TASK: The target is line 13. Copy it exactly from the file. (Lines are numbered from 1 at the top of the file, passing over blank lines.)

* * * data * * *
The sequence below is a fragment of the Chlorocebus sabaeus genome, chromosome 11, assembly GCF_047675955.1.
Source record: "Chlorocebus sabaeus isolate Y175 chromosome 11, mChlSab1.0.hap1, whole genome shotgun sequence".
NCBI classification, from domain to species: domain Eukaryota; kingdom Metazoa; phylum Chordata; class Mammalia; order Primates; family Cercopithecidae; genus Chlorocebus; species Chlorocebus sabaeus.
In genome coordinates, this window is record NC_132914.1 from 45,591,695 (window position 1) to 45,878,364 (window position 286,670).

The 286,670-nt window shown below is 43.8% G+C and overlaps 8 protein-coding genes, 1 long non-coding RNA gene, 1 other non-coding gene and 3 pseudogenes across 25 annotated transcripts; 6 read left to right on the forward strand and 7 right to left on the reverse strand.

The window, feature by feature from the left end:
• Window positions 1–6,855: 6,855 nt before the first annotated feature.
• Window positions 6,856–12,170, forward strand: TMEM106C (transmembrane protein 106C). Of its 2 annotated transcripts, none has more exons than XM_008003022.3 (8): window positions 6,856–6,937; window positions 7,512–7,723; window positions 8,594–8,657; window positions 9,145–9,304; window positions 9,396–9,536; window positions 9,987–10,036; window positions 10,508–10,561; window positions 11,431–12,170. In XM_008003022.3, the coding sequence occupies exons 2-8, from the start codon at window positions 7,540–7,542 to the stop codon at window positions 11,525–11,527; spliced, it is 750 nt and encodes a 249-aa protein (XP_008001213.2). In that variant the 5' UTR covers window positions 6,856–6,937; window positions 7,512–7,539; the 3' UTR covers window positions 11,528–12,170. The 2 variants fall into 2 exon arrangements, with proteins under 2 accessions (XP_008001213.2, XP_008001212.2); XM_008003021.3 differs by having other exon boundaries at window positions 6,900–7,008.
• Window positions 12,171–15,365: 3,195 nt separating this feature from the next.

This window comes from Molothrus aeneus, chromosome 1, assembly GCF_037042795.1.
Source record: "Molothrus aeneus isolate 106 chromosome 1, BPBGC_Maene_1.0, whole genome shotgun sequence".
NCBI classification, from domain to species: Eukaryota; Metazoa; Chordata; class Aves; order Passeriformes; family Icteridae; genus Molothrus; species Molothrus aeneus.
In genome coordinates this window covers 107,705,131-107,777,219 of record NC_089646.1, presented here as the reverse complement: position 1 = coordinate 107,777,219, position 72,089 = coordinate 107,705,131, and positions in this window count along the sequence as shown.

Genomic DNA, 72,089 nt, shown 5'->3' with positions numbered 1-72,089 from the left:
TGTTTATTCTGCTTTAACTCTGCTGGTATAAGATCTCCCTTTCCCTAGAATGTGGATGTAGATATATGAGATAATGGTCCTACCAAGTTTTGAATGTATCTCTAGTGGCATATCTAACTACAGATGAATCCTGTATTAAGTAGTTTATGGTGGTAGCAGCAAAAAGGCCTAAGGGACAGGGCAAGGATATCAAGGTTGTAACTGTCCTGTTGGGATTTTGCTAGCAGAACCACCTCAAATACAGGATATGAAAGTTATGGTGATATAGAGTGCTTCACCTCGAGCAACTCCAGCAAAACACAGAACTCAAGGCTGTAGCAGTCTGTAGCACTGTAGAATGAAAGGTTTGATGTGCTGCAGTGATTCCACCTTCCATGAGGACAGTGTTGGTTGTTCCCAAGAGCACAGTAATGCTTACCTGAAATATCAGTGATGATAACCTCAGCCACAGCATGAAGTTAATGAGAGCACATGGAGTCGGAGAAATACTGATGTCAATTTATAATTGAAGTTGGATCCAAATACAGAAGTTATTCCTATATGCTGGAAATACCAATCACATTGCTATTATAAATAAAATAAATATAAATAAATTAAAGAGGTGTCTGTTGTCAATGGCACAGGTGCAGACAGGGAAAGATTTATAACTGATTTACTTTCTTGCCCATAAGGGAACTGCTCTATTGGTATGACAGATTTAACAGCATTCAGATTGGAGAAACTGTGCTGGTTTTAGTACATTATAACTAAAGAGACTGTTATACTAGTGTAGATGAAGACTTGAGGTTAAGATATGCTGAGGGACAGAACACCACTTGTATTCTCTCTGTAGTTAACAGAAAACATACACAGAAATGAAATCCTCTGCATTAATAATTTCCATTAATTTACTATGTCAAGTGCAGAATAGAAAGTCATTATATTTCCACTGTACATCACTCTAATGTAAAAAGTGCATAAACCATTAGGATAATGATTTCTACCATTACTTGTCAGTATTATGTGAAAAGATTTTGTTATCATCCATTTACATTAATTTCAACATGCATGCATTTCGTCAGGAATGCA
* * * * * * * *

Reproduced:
In genome coordinates this window covers 107,705,131-107,777,219 of record NC_089646.1, presented here as the reverse complement: position 1 = coordinate 107,777,219, position 72,089 = coordinate 107,705,131, and positions in this window count along the sequence as shown.